Cincinnati schools block vouchers

Thousands of Cincinnati children who attend low-performing public schools are eligible for vouchers to attend private schools. But they may never know it because the district won’t release their addresses. In every other district in Ohio, eligible students get a postcard about how to apply for Ohio EdChoice Scholarships.

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Comments

  1. wayne martin says:

    > Thousands of Cincinnati children who attend low-performing
    > public schools are eligible for vouchers to attend private schools.
    > But they may never know it because the district won’t release
    > their addresses. In every other district in Ohio, eligible
    > students get a postcard about how to apply for Ohio EdChoice
    > Scholarships.

    Hmmm .. suppose the State Board of Education were to have the Governor issue an edict for the Cleveland School District to release the names of the students?

    Suppose the BoE were to sue the Cleveland School Board for release of the names/addresses?

    Suppose the DoE were to put a WEB-page up on its WEB-site with all the information, and then print up flyers for every student in Cleveland’s schools—delivering them to the schools for distribution to the student’s parents?

    Suppose the BoE were to buy some advertising time of Cleveland Radio, TV and print media proving a short statement of the issue and providing a URL to the DoE’s WEB-site?

    I suspect that the BoE could purchase the names of the kids in Cleveland schools from a Credit Reporting firm, like EquiFax—bypassing the Cleveland School District.

    There’s always a number of different ways to achieve most any goal, if you interested in seeing results in your lifetime.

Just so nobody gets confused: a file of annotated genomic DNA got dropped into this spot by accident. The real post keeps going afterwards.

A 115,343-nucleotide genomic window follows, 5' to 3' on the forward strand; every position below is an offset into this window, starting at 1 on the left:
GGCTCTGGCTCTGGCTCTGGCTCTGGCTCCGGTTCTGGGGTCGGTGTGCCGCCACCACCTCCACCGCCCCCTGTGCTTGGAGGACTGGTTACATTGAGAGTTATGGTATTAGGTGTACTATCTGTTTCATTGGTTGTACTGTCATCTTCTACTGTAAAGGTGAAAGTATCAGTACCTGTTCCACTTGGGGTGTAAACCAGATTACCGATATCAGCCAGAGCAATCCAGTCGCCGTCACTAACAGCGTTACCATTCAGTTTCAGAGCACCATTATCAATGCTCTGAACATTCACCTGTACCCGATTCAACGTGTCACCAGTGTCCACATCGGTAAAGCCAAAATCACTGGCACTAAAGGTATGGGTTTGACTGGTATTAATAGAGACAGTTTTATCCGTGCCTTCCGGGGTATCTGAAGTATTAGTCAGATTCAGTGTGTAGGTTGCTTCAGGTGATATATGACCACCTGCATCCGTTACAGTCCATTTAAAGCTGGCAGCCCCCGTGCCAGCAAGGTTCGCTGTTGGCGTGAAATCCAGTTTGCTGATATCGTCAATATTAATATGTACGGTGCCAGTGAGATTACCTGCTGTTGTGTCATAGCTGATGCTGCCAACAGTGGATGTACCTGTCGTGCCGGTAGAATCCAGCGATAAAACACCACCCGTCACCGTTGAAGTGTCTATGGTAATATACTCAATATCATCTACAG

2. Prof210 says:

    I’m all in favor of giving students in schools with low achievement the option to attend other schools with higher-achieving students — other public schools if possible. But if my student were one of the Title I students to whom the option were extended, I don’t think I’d want our name and address made public — especially since the list would also be useful to providers of tutoring services in selling those services.

    I do agree with Wayne Martin that the availability of transfers and tutoring should be much better publicized. My own upper middle class district sent a cryptic letter to eligible families last year and gave them less than a week to apply.

  3. Or just compell the school district to inform these families of their options. In LAUSD there is open enrollment and every year we are required to distribute a booklet and other papers to inform students of their options.

    I can think of many reasons why a school or school district would want to hold onto its students — especially those most likely to leave who often are its most capable students with the most involved parents. Improving a school (at least in terms of those “objective” numbers) while losing some of your best students is probably virtually impossible. Too bad. School choice doesn’t mean the schools get to choose for the students. Education is the only way for these children to succeed. Educators must be advocates for students, not exploiters of them.

    This is not a question of finding a better school versus surrendering one’s privacy. Make the schools inform the students and parents. End of story….